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The power of performance has not been exceeded, -the creation of value. The English have given importance to individuals, a principal end and fruit of every society. Every man is allowed and encouraged to be what he is, and is guarded in the indulgence of his whim. “Magna Charta,” said Rushworth, “is such a fellow that he will have no sovereign.” By this general activity, and by this sacredness of individuals, they have in seven hundred years evolved the principles of freedom. It is the land of patriots, martyrs, sages, and bards; and if the ocean out of which it emerged should wash it away, it will be remembered as an island famous for immortal laws, for the announcements of original right which make the stone tables of liberty.
SPEECH AT MANCHESTER.
A FEW days after my arrival at Manchester, in November 1847, the Manchester Athenæum gave its annual Banquet in the Free Trade Hall. With other guests, I was invited to be present, and to address the company. In looking over recently a newspaper report of my remarks, I incline to reprint it, as fitly expressing the feeling with which I entered England, and which agrees well enough with the more deliberate results of better acquaintance recorded in the foregoing pages. Sir Archibald Alison, the historian, presided, and opened the meeting with a speech. He was followed by Mr. Cobden, Lord Brackley, and others, among whom was Mr. Cruikshank, one of the contributors to “Punch.” Mr. Dickens's letter of apology for his absence was read. Mr. Jerrold, who had been announced, did not appear. On being introduced to the meeting I said,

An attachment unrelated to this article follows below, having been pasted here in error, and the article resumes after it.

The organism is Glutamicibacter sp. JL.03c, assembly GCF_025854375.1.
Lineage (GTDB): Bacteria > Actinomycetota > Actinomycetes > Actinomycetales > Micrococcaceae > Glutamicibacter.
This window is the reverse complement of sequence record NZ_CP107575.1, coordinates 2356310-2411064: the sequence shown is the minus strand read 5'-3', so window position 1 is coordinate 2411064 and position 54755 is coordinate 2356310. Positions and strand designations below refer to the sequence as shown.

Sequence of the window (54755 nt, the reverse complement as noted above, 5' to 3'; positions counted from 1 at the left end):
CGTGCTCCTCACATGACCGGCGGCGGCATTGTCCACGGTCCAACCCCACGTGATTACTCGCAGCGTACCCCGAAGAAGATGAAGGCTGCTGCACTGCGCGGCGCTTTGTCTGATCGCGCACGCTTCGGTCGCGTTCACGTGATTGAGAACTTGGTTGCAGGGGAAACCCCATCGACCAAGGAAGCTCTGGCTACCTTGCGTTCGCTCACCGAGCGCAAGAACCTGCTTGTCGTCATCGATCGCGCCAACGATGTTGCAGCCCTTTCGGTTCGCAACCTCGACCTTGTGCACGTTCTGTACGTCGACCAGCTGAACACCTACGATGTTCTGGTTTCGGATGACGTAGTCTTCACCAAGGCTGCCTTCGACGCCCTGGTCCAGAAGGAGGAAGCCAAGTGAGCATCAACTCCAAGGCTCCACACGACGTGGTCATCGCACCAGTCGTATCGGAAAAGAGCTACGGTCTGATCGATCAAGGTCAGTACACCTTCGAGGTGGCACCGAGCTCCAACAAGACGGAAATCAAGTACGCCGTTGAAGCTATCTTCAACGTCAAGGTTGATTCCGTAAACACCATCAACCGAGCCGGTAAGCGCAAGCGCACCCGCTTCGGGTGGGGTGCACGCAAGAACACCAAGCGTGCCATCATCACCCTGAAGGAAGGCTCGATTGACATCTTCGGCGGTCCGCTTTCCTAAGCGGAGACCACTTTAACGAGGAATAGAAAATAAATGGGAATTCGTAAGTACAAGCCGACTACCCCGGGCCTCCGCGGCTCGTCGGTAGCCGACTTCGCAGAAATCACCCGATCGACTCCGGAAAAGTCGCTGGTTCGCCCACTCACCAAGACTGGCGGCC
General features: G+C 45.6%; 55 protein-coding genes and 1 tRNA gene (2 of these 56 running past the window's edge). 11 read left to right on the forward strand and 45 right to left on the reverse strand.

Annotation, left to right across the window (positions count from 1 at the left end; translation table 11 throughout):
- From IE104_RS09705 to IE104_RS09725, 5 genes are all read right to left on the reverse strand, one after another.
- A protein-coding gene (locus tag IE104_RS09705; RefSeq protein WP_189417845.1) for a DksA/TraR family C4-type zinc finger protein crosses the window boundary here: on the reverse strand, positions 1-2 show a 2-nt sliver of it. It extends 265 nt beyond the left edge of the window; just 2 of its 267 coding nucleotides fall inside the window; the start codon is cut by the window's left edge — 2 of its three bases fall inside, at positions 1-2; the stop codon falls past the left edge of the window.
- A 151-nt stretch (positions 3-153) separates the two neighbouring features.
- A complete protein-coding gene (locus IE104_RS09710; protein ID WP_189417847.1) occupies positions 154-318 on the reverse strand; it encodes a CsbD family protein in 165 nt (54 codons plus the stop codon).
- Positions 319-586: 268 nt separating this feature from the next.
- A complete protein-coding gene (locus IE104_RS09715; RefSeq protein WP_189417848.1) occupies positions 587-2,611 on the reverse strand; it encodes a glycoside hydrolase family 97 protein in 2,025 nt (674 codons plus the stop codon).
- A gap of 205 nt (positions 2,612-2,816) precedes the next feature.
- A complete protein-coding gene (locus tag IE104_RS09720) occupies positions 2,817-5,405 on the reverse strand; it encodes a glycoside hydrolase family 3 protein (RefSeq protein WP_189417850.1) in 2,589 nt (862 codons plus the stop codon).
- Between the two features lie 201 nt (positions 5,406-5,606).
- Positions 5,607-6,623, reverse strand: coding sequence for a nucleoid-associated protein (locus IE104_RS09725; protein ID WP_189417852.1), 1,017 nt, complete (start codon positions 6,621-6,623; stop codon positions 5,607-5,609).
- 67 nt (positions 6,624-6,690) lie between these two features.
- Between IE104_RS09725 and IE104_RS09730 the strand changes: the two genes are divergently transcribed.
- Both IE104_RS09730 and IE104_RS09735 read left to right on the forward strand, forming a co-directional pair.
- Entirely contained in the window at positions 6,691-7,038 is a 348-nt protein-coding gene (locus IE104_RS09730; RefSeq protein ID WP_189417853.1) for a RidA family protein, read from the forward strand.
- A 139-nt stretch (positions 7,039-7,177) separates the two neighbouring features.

Mr. Chairman and Gentlemen-It is pleasant to me to meet this great and brilliant company, and doubly pleasant to see the faces of so many distinguished persons on this platform. But I have known all these persons already. When I was at home they were as near to me as they are to you. The arguments of the League and its leader are known to all the friends of free trade. The gaieties and genius, the political, the social, the parietal wit of “Punch," go duly every fortnight to every boy and girl in Boston and New York. Sir, when I came to sea, I found the “History of Europe.” 1 on the ship's cabin table, the property of the captain ;-a sort of programme or play-bill to tell the seafaring New Englander what he shall find on his landing here. And as for Dombey, sir, there is no land where paper exists to print on, where it is not found ; no man who can read, that does not read it, and, if he cannot, he finds some charitable pair of eyes that can, and hears it.